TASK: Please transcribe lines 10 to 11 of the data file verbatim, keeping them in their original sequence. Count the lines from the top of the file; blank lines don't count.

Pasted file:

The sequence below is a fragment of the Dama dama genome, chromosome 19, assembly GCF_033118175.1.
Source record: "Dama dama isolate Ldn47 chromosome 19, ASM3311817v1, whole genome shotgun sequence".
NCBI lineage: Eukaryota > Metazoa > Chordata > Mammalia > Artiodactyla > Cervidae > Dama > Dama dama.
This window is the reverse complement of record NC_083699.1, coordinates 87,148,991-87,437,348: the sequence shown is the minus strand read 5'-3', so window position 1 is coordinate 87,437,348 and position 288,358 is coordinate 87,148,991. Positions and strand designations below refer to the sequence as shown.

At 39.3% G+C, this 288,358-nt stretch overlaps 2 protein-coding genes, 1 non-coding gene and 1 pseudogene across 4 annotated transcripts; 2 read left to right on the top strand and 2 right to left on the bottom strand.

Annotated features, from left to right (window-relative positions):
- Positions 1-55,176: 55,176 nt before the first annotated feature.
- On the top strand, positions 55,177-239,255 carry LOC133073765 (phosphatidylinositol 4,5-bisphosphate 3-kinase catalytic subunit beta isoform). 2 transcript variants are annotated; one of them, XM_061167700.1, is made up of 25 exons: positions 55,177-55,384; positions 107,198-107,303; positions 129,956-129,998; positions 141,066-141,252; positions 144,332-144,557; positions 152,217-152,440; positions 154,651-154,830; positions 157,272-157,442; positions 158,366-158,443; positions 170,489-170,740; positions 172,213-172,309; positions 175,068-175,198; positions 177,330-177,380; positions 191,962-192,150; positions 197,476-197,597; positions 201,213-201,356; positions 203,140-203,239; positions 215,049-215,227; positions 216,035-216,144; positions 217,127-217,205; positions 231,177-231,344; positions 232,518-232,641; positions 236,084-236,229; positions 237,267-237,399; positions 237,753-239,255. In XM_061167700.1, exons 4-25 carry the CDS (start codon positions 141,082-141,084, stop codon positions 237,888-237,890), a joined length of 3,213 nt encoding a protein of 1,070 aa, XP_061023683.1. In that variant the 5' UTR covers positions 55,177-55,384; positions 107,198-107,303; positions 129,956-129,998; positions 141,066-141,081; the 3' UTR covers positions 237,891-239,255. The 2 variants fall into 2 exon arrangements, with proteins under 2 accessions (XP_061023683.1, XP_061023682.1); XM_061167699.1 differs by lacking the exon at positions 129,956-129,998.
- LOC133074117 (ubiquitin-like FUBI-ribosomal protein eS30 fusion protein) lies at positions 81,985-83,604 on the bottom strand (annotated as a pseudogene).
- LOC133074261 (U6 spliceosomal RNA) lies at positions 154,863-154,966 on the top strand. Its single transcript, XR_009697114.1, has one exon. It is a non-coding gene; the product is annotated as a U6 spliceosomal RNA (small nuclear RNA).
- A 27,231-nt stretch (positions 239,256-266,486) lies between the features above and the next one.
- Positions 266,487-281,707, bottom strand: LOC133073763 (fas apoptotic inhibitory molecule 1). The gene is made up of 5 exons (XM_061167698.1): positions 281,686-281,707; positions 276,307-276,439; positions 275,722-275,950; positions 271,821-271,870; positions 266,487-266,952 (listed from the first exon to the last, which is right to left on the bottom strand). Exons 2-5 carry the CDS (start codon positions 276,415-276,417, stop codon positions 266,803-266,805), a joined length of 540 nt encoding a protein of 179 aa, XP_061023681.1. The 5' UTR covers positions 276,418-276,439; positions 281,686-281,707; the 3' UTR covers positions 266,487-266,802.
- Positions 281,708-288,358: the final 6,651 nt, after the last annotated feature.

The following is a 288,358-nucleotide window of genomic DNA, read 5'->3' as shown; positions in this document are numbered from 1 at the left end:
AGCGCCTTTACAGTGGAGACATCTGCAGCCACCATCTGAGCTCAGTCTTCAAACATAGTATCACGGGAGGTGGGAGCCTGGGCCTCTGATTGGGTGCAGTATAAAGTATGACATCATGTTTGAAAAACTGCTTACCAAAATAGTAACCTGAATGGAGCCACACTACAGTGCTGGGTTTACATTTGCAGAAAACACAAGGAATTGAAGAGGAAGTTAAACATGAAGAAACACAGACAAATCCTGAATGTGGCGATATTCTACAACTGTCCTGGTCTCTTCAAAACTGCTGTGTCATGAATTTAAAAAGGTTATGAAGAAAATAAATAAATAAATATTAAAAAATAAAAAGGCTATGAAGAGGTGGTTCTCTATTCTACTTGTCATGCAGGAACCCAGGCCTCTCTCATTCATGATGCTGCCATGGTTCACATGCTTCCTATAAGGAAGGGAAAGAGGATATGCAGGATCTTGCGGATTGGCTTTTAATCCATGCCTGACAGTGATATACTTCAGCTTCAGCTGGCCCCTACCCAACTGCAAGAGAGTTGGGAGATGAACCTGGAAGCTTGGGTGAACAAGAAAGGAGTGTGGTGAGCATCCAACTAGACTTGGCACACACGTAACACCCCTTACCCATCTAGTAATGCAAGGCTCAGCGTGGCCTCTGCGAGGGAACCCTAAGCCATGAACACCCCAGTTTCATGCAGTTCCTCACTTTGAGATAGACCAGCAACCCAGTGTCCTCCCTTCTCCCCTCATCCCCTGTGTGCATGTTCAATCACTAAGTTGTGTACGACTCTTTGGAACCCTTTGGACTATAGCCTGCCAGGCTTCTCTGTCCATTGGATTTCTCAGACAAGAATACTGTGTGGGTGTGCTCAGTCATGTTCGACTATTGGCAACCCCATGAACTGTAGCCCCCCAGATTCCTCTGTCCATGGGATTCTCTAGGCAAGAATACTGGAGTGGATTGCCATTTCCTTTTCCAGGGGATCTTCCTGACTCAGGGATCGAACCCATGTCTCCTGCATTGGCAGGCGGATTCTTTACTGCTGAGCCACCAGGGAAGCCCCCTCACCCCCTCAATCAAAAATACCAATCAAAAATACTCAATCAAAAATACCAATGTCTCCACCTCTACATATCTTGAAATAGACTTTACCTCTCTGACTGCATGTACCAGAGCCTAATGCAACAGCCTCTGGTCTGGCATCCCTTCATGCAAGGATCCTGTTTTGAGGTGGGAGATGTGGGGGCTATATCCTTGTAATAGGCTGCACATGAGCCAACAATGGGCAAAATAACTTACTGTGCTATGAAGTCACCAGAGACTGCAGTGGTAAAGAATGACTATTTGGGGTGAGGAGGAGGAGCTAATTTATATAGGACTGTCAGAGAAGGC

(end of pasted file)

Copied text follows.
- LOC133074261 (U6 spliceosomal RNA) lies at positions 154,863-154,966 on the top strand. Its single transcript, XR_009697114.1, has one exon. It is a non-coding gene; the product is annotated as a U6 spliceosomal RNA (small nuclear RNA).
- A 27,231-nt stretch (positions 239,256-266,486) lies between the features above and the next one.